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Test web server caching with curl

The web can save a lot of traffic by using optimized caching, especially for static files such as style sheets (CSS), JavaScript, images, and many other files containing static data. One option to set up caching is using the Expires header. Next step is to actually test if caching is working as expected!

Using ETag header

When ETag or entity tag is used on static files, we can retrieve the value from the response header. In that case we have to test it against a path that most likely is or should be cached, like an image.

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curl --compressed \
      --head \
      --no-progress-meter \
      https://example.com/logo.svg | grep -i "^etag:" | awk '{print $2}'

This request will allow data encoding (1), and only show the response headers (2) without a progress meter (3). Finally we define the request itself and pull in the specific ETag header (4), followed by showing its value (second column).

No output? Then ETag is most likely not used or not applicable to that file type. Test it against another type of file.

If we do get a response, copy that into the request If-None-Match.

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curl --compressed \
      --head \
      --header 'If-None-Match: "65fc4369-119"' \
      --no-progress-meter \
      --output /dev/null \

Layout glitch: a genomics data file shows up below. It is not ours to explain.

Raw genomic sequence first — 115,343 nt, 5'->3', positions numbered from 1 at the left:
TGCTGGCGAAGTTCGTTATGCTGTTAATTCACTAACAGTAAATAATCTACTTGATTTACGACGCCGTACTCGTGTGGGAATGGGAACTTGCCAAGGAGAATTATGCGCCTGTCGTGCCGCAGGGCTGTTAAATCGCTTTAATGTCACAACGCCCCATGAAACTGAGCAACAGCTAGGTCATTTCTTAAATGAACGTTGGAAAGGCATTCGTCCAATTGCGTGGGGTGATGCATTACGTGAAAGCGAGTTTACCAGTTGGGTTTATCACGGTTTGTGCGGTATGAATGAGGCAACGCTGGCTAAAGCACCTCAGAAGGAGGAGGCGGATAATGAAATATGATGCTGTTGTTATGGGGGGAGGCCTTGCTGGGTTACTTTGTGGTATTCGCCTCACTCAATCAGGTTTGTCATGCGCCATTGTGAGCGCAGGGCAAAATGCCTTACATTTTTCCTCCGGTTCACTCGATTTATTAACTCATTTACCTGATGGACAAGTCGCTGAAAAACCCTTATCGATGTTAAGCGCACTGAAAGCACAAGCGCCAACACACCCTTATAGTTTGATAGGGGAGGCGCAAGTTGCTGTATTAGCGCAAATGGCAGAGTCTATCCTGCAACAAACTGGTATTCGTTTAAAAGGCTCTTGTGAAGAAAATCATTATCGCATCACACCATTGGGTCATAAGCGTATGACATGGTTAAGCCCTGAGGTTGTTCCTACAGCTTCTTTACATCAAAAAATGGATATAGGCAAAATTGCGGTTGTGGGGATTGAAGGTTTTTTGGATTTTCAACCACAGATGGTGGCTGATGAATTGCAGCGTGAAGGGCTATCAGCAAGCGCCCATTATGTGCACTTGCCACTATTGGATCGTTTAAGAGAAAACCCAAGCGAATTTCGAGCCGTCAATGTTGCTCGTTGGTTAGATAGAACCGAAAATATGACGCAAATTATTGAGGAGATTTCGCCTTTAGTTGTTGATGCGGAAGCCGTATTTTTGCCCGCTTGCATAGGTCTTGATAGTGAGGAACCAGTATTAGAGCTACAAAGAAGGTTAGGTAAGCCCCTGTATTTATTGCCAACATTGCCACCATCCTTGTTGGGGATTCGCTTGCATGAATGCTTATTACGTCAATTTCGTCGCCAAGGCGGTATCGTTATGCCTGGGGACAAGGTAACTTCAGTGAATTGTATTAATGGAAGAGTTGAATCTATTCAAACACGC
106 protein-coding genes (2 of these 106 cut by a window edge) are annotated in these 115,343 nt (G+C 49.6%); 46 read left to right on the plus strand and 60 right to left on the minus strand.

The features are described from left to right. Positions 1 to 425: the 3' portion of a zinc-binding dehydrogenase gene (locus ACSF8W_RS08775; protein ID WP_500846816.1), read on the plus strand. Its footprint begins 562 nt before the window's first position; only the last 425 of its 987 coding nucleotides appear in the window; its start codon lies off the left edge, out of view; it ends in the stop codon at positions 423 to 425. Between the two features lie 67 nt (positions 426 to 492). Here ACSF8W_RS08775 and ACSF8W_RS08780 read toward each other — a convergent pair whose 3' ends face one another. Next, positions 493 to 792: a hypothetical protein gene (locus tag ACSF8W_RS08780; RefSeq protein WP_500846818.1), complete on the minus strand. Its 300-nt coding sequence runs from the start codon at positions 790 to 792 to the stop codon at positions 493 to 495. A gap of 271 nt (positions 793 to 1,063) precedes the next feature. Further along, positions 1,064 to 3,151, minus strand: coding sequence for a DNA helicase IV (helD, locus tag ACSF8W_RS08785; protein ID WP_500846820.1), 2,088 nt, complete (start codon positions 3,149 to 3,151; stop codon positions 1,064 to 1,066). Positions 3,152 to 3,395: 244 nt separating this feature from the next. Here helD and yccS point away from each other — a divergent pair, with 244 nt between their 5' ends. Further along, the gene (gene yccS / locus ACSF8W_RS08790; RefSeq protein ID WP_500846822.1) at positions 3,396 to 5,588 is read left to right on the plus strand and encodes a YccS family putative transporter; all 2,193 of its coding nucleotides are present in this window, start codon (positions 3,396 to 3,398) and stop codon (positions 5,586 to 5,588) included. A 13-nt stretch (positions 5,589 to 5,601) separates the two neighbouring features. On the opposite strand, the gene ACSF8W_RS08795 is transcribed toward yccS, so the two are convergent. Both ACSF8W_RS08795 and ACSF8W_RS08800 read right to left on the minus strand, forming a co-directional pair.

--write-out '%{http_code}' \
      https://example.com/logo.svg

In this example we request a compressed version (1) of a SVG file (7). We perform a HEAD request (2) and any output (4 and 5) is redirected, as that part we are not interested in. The ETag is tested with a specific value, and finally we want only to see the HTTP status code (6).

If caching works as expected, you should receive a three digit response (304), which stands for HTTP 304 Not Modified. If you get a 200 or other code, then caching is not working, or the file can’t be found.

Using Last-Modified header

Another option is using the header value stored in Last-Modified. As the name implies, it tells the last modification of that particular file. Let’s see if we can retrieve it first:

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# curl --compressed \
        --head \
        --no-progress-meter \
        https://example.com/logo.svg | grep -i "^last-modified:" | awk -F": " '{print $2}'

The response might look like this

Thu, 21 Mar 2024 14:25:45 GMT

Next step is using this value and combine it with the If-Modified-Since header.

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curl --compressed \
      --head \
      --header 'If-Modified-Since: Thu, 21 Mar 2024 14:25:45 GMT' \
      --no-progress-meter \
      --output /dev/null \
      --write-out '%{http_code}' \
      https://example.com/logo.svg

This is similar to the ETag test, except line three.

Got another 304? Perfect, then caching is working.

Relevant commands in this article

Like to learn more about the commands that were used in this article? Have a look, for some there is also cheat sheet available.

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This article has been written by our Linux security expert Michael Boelen. With focus on creating high-quality articles and relevant examples, he wants to improve the field of Linux security. No more web full of copy-pasted blog posts.

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